Saturday, November 27

Enigmatic cemetery breaks the myths of ancient Peru



A group of children and adolescents buried as an offering and an atypical cemetery of the Moche civilization have archaeologists excavating the ceremonial center of Santa Rosa de Pucalá, whose content may rewrite the history of the north of Ancient Peru, in suspense.

Thanks to the latest findings made in this place in the northern Peruvian region of Lambayeque, two paradigms can be broken, since this archaic location allows us to reconstruct the interaction of the different civilizations that passed through it, having been used at least since 400 BC.

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The first is that the Huari, the first empire of pre-Hispanic South America that had its heyday between the centuries VII and XIII, he did not always need to use violence to dominate the coast of present-day Peru; and the second is that the Moche, the civilization that dominated the north coast of Peru between the 2nd and 7th centuries, was not as homogeneous as previously thought.

This year they managed to unearth the oldest bases of a series of three temples built one on top of the other and found, in the first of them, four children and adolescents buried as an offering along with four other camelids and eight guinea pigs (guinea pigs) that were sacrificed at the time of burial.

It would be offerings and rituals related to the beginning of construction by a local population with a lot of cultural influence huari”, Explained the archaeologist Édgar Bracamonte, director of the Lambayeque Valley Archaeological Project and in charge of the Royal Tombs of Sipán Museum.

It remains to be verified by anthropological analysis if the children and adolescents were also sacrificed before being buried, about AD 850 and 900, something common in ancient Peruvian civilizations, as has recently been discovered on the Peruvian coast with the Chimú, near the current city of Trujillo.

Minors One of the bodies is dismembered. EFE

Body transfer

At least one of them is certain that it was not sacrificed, since apparently it was extracted from another tomb and placed in that place, being now found without limbs.

They are rituals related to ancestry, which consist of removing the body from one side and carrying the parts that can be transported to the new temple, ”said Bracamonte.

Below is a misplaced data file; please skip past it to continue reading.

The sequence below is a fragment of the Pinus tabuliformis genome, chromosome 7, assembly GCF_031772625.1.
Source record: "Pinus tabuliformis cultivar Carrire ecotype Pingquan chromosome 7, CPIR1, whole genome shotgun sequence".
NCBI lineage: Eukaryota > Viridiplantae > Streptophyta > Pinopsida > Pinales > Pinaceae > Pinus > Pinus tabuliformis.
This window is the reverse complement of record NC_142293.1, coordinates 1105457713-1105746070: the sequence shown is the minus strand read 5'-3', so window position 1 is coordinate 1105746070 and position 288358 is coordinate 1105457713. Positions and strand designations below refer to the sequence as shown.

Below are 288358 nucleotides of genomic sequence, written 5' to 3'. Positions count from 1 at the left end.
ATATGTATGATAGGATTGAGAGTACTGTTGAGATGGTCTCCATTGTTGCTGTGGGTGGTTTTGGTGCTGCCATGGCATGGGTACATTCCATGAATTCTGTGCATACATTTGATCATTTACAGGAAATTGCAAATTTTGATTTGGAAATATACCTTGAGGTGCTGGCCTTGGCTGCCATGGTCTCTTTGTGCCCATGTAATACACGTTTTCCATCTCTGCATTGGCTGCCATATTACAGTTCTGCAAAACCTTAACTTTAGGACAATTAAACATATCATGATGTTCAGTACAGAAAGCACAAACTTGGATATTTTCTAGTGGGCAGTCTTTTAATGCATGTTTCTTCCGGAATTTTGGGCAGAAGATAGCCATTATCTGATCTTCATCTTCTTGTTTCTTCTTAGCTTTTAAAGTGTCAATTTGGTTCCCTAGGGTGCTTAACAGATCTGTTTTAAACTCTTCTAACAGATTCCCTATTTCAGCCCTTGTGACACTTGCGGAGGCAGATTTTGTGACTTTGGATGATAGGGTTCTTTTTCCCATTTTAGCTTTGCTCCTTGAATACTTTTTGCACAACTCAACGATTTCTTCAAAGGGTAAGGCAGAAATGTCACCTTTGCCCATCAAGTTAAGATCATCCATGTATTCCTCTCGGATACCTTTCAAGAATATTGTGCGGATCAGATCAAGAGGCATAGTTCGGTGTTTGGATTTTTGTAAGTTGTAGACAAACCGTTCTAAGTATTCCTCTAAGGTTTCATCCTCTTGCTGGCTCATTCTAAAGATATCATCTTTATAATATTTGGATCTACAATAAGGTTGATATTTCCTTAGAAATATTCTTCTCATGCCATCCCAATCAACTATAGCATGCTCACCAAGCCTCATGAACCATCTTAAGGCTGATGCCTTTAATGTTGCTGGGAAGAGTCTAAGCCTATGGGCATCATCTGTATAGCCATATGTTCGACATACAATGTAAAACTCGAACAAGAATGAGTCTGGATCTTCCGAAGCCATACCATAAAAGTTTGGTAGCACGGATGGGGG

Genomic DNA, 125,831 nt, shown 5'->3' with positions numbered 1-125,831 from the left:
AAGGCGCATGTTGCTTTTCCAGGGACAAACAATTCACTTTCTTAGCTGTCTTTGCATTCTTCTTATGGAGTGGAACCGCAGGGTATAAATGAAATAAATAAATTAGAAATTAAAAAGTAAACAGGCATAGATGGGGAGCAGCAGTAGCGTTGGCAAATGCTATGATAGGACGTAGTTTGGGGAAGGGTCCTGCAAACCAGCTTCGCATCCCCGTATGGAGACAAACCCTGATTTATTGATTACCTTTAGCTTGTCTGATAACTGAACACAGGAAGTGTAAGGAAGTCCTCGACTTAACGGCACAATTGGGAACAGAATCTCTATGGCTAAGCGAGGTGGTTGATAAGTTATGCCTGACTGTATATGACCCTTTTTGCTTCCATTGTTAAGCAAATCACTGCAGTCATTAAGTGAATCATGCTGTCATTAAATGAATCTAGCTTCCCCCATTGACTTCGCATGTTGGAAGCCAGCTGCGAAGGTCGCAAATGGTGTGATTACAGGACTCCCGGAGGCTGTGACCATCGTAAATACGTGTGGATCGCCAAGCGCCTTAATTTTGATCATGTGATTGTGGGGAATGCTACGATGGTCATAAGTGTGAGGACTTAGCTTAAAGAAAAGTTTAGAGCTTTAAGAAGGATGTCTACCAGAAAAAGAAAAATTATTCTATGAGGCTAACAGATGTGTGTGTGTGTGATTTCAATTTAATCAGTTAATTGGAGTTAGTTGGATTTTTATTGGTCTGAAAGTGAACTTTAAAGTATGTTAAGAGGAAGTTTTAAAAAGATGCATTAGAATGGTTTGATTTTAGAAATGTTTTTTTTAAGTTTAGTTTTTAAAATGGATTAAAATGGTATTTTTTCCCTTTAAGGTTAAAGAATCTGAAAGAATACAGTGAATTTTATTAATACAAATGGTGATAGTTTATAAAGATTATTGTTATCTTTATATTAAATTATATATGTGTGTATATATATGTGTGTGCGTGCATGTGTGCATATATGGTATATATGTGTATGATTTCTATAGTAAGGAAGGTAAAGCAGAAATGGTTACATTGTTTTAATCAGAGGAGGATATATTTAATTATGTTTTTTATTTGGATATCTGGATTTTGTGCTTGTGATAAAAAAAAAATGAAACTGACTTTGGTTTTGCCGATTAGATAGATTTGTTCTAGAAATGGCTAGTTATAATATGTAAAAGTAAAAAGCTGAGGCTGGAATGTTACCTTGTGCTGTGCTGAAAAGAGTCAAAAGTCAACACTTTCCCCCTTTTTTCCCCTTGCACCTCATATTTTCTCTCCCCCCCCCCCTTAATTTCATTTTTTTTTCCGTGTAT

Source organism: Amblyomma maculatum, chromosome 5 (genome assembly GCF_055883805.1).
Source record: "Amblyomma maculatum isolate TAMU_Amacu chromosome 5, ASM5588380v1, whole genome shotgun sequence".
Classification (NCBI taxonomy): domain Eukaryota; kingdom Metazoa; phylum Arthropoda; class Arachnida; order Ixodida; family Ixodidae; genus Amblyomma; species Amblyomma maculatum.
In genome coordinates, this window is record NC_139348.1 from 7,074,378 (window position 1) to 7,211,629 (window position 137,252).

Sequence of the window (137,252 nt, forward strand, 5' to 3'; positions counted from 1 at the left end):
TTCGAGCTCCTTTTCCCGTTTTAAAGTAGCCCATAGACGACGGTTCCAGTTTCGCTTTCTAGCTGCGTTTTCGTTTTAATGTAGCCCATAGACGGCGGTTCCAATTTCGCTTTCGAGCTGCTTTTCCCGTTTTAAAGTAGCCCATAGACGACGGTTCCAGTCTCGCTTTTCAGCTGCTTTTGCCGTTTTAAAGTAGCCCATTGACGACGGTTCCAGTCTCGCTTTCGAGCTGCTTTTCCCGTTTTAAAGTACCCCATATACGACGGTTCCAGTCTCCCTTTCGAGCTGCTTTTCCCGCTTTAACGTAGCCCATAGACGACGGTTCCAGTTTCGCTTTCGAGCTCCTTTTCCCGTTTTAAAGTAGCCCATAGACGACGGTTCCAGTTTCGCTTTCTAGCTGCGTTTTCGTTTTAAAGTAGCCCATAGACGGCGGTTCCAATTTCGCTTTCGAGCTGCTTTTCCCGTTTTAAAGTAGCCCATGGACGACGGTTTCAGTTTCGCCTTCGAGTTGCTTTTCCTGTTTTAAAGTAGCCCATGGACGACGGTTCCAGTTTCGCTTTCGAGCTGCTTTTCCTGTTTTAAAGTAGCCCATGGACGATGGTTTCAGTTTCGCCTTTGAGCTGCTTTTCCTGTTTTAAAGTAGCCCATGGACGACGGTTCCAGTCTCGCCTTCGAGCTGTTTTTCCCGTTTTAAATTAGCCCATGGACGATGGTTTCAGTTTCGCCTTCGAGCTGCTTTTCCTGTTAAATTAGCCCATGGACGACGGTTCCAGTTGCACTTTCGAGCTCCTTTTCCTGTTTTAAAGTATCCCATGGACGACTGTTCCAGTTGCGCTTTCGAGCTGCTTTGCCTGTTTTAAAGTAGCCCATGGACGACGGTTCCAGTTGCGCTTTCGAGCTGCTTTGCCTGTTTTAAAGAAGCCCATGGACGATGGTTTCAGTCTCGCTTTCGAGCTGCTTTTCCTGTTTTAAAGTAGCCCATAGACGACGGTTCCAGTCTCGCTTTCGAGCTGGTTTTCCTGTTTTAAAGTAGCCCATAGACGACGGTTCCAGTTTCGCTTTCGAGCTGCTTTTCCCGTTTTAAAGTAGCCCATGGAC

The shape of the temple draws attention to have a D-shaped plant, typical of the Huari civilization, which emerged from the southern Andean region of Ayacucho before the heyday of the Incas.

“It is the only site on the Peruvian coast where this D-shaped architecture has been found,” highlights Bracamonte, who rules out a military invasion by the Huari as he does not currently find elements in the place, not even polychrome ceramic objects, very distinctive of the huari.

“Previously we found fairly clear evidence of festive encounters of civilizations from the mountains to this part of the valley, and these festivals would generate a new population with shared identities,” said the archaeologist.

THE AMOUNT

30 Unearthed tombs dating from between AD 100 and 400 were found in the Moche cemetery.

Puzzling find underground

More enigmatic and surprising to archaeologists turns out to be the Moche cemetery discovered in the same place, with almost 30 tombs unearthed dating from between 100 and 400 AD.

These tombs are contemporary to the one known as the old Lord of Sipán, predecessor of the Lord of Sipán, the first great ruler of Ancient Peru, compared to Tutankhamun for the sumptuousness of his tomb, found in the Huaca Rajada, located just 3 kilometers in a straight line from Santa Rosa de Pucalá.

However, the pattern of these tombs discovered in Santa Rosa de Pucalá does not have the same relationship as the mausoleums built in honor of the great Mochica rulers.

While in Sipán there were large burial chambers with all kinds of gold, silver and copper objects, here a chamber was found with a woman and a child without any decorative metal element, and next to it a simple grave of a man who wore ear muffs. copper and a scepter, in addition to fine vessels.

“There is no logical explanation. These findings make us rethink a lot what we knew about the Mochicas. It makes us think that they would not be a homogeneous cultural unit, but that there would be different groups with the same ideology but with political and cultural fragmentation, which are buried in different ways”He added.

Archaeological excavations continue to solve these enigmas, thanks to the donation fund administered by the Executing Unit 005 Naylamp-Lambayeque of the Ministry of Culture of Peru, and with the support of local companies and the Zevallos Reyes family.

“There is no logical explanation. These findings make us rethink a lot what we knew about the Mochicas.”

– Edgar Bracamonte

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